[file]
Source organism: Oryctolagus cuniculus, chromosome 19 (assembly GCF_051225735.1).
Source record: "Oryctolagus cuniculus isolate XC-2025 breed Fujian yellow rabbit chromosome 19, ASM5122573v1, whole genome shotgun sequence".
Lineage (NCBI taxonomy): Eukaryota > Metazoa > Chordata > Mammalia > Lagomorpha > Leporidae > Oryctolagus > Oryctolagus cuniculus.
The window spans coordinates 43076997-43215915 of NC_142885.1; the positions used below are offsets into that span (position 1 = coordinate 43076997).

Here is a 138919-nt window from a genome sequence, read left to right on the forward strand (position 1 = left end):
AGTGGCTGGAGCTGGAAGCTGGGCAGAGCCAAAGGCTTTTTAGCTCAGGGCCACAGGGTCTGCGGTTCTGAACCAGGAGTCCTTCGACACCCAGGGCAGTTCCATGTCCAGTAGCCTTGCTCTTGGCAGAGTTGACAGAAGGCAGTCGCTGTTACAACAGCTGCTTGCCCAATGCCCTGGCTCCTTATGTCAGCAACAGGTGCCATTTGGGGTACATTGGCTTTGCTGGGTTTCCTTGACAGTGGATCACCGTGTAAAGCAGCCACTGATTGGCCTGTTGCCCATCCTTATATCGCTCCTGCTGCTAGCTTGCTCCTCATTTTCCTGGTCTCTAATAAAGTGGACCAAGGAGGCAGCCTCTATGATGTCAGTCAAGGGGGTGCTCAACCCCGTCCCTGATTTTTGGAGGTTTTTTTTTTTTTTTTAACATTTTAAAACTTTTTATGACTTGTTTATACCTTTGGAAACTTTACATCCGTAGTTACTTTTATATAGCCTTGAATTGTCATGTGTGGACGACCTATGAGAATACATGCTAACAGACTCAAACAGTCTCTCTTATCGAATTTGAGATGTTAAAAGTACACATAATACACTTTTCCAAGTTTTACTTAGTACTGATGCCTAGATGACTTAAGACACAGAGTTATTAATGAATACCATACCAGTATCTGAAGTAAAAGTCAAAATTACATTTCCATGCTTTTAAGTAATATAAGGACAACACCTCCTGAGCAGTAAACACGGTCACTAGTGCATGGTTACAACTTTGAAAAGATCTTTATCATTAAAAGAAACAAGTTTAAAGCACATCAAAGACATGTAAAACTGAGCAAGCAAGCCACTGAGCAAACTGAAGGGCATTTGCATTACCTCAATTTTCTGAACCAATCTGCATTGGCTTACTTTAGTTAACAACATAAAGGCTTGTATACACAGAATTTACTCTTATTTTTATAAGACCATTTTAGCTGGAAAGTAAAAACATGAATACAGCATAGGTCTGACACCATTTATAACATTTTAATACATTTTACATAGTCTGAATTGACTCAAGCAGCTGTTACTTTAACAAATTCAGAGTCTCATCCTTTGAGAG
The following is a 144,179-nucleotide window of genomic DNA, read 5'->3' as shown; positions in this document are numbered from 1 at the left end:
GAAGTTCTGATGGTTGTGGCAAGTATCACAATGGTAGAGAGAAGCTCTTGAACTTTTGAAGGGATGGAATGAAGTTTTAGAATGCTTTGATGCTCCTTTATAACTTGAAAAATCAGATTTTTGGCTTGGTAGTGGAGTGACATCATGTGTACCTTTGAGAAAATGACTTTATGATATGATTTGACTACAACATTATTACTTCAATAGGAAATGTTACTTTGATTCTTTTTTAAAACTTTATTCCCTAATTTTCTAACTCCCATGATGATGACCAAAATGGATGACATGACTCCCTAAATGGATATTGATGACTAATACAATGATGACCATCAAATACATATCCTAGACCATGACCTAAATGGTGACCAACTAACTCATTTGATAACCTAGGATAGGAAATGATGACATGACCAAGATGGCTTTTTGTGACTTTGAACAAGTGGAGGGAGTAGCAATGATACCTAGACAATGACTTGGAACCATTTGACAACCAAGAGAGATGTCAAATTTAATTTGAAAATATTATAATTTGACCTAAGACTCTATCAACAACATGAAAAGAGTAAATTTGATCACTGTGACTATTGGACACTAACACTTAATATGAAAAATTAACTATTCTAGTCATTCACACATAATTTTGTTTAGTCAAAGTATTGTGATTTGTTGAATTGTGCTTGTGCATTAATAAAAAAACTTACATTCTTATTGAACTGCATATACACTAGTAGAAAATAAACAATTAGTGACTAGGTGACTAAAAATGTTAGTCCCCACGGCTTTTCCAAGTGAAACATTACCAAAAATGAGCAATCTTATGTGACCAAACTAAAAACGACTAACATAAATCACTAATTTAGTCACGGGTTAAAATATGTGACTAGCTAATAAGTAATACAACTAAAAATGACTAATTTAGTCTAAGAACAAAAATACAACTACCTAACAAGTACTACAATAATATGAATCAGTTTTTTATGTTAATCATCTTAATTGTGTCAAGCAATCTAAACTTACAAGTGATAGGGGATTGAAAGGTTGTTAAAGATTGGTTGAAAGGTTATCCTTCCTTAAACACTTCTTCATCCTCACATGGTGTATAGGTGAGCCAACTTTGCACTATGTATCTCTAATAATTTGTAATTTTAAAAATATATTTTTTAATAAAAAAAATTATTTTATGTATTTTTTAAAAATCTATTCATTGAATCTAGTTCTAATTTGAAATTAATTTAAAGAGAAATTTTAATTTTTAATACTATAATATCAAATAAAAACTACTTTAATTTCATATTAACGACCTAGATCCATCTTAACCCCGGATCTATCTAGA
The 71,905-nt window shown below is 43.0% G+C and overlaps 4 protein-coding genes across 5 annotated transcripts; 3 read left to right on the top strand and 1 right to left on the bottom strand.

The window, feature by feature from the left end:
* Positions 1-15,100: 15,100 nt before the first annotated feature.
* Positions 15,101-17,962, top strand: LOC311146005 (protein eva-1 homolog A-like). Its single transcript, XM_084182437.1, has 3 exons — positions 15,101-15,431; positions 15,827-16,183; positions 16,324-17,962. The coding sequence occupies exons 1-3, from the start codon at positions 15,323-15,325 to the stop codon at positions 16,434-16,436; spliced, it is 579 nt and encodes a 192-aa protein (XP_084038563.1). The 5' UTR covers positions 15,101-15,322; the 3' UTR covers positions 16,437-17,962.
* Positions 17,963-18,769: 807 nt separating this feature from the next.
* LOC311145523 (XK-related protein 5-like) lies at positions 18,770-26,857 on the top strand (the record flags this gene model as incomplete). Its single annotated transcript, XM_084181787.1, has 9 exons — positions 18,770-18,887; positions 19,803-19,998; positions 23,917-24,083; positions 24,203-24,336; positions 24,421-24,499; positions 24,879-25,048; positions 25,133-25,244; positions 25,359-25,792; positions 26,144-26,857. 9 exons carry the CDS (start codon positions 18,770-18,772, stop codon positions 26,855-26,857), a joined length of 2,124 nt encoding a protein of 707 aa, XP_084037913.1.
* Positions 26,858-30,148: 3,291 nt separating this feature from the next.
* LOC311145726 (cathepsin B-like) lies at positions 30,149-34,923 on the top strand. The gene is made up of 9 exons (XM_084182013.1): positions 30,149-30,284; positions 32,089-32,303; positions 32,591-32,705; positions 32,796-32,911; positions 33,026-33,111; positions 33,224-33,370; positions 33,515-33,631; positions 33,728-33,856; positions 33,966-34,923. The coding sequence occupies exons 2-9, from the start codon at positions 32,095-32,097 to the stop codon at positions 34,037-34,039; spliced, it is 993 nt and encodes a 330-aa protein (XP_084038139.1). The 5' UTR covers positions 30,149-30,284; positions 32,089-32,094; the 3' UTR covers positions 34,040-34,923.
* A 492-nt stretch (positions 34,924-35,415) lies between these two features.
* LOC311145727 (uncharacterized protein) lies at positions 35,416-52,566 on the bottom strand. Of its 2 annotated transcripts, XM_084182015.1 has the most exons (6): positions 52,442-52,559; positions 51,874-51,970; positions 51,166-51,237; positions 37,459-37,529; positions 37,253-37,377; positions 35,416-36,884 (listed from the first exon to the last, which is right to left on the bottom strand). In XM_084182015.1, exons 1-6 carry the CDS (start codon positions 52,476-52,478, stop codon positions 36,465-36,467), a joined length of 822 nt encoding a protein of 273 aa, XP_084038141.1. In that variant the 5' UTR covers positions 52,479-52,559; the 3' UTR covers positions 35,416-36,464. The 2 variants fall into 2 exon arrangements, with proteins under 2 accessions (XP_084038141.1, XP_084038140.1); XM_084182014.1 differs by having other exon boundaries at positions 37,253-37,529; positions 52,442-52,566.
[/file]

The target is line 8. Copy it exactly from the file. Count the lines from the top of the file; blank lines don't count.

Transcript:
GAAGTTCTGATGGTTGTGGCAAGTATCACAATGGTAGAGAGAAGCTCTTGAACTTTTGAAGGGATGGAATGAAGTTTTAGAATGCTTTGATGCTCCTTTATAACTTGAAAAATCAGATTTTTGGCTTGGTAGTGGAGTGACATCATGTGTACCTTTGAGAAAATGACTTTATGATATGATTTGACTACAACATTATTACTTCAATAGGAAATGTTACTTTGATTCTTTTTTAAAACTTTATTCCCTAATTTTCTAACTCCCATGATGATGACCAAAATGGATGACATGACTCCCTAAATGGATATTGATGACTAATACAATGATGACCATCAAATACATATCCTAGACCATGACCTAAATGGTGACCAACTAACTCATTTGATAACCTAGGATAGGAAATGATGACATGACCAAGATGGCTTTTTGTGACTTTGAACAAGTGGAGGGAGTAGCAATGATACCTAGACAATGACTTGGAACCATTTGACAACCAAGAGAGATGTCAAATTTAATTTGAAAATATTATAATTTGACCTAAGACTCTATCAACAACATGAAAAGAGTAAATTTGATCACTGTGACTATTGGACACTAACACTTAATATGAAAAATTAACTATTCTAGTCATTCACACATAATTTTGTTTAGTCAAAGTATTGTGATTTGTTGAATTGTGCTTGTGCATTAATAAAAAAACTTACATTCTTATTGAACTGCATATACACTAGTAGAAAATAAACAATTAGTGACTAGGTGACTAAAAATGTTAGTCCCCACGGCTTTTCCAAGTGAAACATTACCAAAAATGAGCAATCTTATGTGACCAAACTAAAAACGACTAACATAAATCACTAATTTAGTCACGGGTTAAAATATGTGACTAGCTAATAAGTAATACAACTAAAAATGACTAATTTAGTCTAAGAACAAAAATACAACTACCTAACAAGTACTACAATAATATGAATCAGTTTTTTATGTTAATCATCTTAATTGTGTCAAGCAATCTAAACTTACAAGTGATAGGGGATTGAAAGGTTGTTAAAGATTGGTTGAAAGGTTATCCTTCCTTAAACACTTCTTCATCCTCACATGGTGTATAGGTGAGCCAACTTTGCACTATGTATCTCTAATAATTTGTAATTTTAAAAATATATTTTTTAATAAAAAAAATTATTTTATGTATTTTTTAAAAATCTATTCATTGAATCTAGTTCTAATTTGAAATTAATTTAAAGAGAAATTTTAATTTTTAATACTATAATATCAAATAAAAACTACTTTAATTTCATATTAACGACCTAGATCCATCTTAACCCCGGATCTATCTAGA